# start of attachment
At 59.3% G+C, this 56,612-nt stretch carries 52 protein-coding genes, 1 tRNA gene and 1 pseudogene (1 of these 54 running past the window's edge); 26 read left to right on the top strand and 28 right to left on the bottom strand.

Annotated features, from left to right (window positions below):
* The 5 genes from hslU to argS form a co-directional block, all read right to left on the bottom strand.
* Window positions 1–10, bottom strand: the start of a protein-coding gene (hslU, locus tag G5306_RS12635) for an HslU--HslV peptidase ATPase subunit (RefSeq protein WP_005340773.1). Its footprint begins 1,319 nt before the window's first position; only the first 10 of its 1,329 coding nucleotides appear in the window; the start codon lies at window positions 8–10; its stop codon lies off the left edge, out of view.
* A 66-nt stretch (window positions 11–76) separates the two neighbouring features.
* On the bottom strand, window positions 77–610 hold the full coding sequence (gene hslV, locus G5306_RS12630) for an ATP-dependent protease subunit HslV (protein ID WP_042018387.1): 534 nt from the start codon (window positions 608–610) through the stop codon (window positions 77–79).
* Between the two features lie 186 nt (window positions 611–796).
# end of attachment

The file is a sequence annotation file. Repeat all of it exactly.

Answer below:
At 59.3% G+C, this 56,612-nt stretch carries 52 protein-coding genes, 1 tRNA gene and 1 pseudogene (1 of these 54 running past the window's edge); 26 read left to right on the top strand and 28 right to left on the bottom strand.

Annotated features, from left to right (window positions below):
* The 5 genes from hslU to argS form a co-directional block, all read right to left on the bottom strand.
* Window positions 1–10, bottom strand: the start of a protein-coding gene (hslU, locus tag G5306_RS12635) for an HslU--HslV peptidase ATPase subunit (RefSeq protein WP_005340773.1). Its footprint begins 1,319 nt before the window's first position; only the first 10 of its 1,329 coding nucleotides appear in the window; the start codon lies at window positions 8–10; its stop codon lies off the left edge, out of view.
* A 66-nt stretch (window positions 11–76) separates the two neighbouring features.
* On the bottom strand, window positions 77–610 hold the full coding sequence (gene hslV, locus G5306_RS12630) for an ATP-dependent protease subunit HslV (protein ID WP_042018387.1): 534 nt from the start codon (window positions 608–610) through the stop codon (window positions 77–79).
* Between the two features lie 186 nt (window positions 611–796).